The mind wonders – when did we become this woke? That plastic bag filled with plastic bags was an Indian kitchen essential. We loved our plastic straws, sometimes, pushing the grocery shopkeeper to give two so that we could suck out more quantities of fizzy cola on a hot summer afternoon. We cherished MSG-laden Maggi and factory-produced frozen nuggets. Then suddenly, it all became uncool.
Mauro Colagreco – owner and chef at three-Michelin stars restaurant Mirazur in Menton, France was in Mumbai as part of a guest chef series helmed by Culinary Culture and Masters of Mariott for a ticketed sit-down dinner. When you hear him talk about sustainability in food with a lulling, soothing cadence in his voice, you realise (or can at least guess) where it all started. Perhaps with chefs like Colagreco championing sustainability at their restaurants. When a celebrity talks about keeping Mumbai’s beaches clean, you listen, don’t you? It’s much like that. And you also begin to understand why Mirazur has repeatedly topped the World’s 50 Best Restaurant list.
When the world’s best restaurant asserts the tenets of sustainability, puts emphasis on eradicating single-use plastic from their inventory and works with seasonal produce, remaining so committed to that philosophy that they’d rather have a blank menu (which Mirazur does) than mess with the planet, they lead by example. That’s when you think twice before asking for an extra straw, or even using the one your drink comes with. But for Colagreco, sustainability is neither a trend nor a sermon – it’s just natural.
One with nature
“We decided to have a blank menu, even though that meant that our customers wouldn’t know what they're eating, because that was the only way we could be in sync with nature. Even if we had menus for weeks or months, we were bound to lose contact with nature, because the earth gives us produce for a very short time. For example, if we use tomatoes in winter, we’re basically pushing nature to produce tomatoes at a time it typically doesn’t. That's why we ask guests about their preferences, check for allergies, and create dishes on the spot,” the Italian-Argentinian chef explains.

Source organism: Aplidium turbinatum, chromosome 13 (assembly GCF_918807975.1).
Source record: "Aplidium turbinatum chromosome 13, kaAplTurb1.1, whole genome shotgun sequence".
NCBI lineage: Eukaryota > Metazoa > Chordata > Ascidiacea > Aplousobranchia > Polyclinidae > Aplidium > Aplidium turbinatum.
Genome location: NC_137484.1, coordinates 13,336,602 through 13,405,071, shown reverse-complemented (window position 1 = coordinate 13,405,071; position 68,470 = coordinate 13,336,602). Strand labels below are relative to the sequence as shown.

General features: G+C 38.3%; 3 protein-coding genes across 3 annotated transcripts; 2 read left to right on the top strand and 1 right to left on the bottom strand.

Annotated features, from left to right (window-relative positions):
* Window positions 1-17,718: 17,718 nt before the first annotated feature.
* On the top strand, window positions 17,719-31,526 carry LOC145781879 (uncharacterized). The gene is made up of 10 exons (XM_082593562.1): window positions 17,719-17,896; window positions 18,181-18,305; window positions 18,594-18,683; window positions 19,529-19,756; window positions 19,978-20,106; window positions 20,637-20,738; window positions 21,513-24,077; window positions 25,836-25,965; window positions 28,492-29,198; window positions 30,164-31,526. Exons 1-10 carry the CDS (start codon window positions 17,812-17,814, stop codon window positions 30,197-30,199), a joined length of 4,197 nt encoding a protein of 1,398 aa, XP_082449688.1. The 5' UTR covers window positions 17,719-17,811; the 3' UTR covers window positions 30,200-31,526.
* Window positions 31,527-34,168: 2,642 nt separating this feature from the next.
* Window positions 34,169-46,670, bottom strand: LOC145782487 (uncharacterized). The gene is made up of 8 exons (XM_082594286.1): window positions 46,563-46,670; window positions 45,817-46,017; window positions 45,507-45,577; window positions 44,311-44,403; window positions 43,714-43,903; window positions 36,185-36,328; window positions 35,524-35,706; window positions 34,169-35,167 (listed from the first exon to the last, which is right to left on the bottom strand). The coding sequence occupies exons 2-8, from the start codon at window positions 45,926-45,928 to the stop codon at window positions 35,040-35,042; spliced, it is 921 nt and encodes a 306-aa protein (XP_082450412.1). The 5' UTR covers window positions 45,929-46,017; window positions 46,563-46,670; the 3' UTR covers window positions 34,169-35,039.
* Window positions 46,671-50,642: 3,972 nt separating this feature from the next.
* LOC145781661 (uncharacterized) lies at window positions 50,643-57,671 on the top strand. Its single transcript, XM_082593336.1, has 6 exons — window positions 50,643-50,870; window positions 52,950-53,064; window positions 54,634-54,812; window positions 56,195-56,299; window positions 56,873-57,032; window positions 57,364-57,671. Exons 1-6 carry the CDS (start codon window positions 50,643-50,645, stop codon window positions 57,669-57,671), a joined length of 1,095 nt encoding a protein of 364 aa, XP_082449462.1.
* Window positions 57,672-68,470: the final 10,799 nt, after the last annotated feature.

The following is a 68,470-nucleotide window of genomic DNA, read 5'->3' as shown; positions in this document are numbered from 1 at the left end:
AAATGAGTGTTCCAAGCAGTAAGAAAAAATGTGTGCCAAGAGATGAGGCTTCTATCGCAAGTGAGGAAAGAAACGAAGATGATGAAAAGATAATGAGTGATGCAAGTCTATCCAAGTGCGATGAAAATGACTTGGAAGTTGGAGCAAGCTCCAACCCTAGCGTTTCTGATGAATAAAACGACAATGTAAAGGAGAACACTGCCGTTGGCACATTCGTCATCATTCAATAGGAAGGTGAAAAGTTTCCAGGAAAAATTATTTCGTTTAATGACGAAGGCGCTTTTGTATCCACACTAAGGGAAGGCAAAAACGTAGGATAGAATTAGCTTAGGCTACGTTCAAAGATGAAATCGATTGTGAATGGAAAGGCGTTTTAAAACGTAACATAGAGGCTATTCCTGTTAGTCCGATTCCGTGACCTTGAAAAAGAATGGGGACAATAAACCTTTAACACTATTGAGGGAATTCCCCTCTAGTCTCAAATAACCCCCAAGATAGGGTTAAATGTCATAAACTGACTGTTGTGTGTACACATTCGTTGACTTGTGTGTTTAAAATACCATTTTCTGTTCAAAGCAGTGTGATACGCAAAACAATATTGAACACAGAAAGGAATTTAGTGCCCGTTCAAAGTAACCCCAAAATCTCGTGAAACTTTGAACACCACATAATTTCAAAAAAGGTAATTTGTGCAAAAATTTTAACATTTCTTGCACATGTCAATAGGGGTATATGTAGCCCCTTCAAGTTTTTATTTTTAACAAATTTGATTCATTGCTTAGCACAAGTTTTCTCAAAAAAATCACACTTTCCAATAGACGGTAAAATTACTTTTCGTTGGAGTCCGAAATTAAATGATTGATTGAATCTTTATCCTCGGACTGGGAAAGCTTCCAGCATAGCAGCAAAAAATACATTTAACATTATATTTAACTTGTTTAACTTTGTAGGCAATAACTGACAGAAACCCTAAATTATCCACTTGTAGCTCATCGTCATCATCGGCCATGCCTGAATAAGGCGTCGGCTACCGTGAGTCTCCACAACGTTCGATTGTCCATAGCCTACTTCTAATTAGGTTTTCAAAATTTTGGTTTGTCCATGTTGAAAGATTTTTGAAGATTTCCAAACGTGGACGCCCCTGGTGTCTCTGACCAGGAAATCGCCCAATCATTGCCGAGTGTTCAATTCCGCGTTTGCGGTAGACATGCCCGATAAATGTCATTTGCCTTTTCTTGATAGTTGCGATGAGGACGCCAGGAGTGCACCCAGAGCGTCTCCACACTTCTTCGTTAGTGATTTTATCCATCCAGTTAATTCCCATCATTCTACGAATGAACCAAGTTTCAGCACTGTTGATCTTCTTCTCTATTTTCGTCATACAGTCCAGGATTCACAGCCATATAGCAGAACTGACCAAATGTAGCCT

At Colagreco’s restaurant, located in the pristine Côte d'Azur, better known as the French Riviera, food is not just seasonal but differs from one table to the other. He elaborates, “We source our seafood from a local fisherman who has a small boat, so we use what he gives us daily and work with limited quantities. As such, sometimes, your table could have a different type of fish from the one beside you.” Mirazur also houses a natural garden that bears fruits, herbs and more, and so, his menu, draws not from the set demarcations of a menu (like mains or appetisers), but from the sea, mountains, gardens and its immediate surroundings.
This is also why Colagreco is wary of using the word “trend” for sustainability. “It’s a philosophy. Yes, some are doing it in a dishonest manner, but if others are genuinely embodying sustainable practices, that’s a good thing,” he says explaining why one should not discredit or delegitimise the dialogue around sustainability and food, even if some approaches seem faddish. His thoughts on veganism are much the same, in that he doesn’t believe in eradicating animal protein from our diets, but rather, re-focusing on the provenance of ingredients. This may be why Colagreco’s food is regarded as cuisine-agnostic or “borderless” much like the French Riviera itself.
Exploring India and the future
Speaking of borders, Colagreco has crossed several to come to India this time, with the alarmist narrative around the Coronavirus epidemic having almost cancelled his trip. But this is not the world-famous chef’s first visit. “I came to India three years ago and have visited Delhi and Udaipur. But this is my maiden visit to Mumbai,” he reveals.
In these two whistle-stop visits, what Colagreco has noticed predominantly, is the unrivalled diversity of Indian cuisine. “I am not educated enough about Indian food to comment on it. But the vast range of produce and ingredients is simply amazing. I love spices, and Indian food makes use of several of them. It’s great for a chef’s palate,” Colagreco shares, adding, “I have cooked with okra [bhindi] once, and it was spectacular.”
During his time in Mumbai, the chef hopes to discover the city’s spice market and explore local food. But what are his plans for when he returns to Mirazur? “We are going to start work on a lab kitchen for culinary experimentation because our main kitchen is occupied round the clock for Mirazur’s orders. We are also beginning a bread programme and opening a bakery in April for which we’ll be making our own flours using natural yeast. So, we have a lot in store.”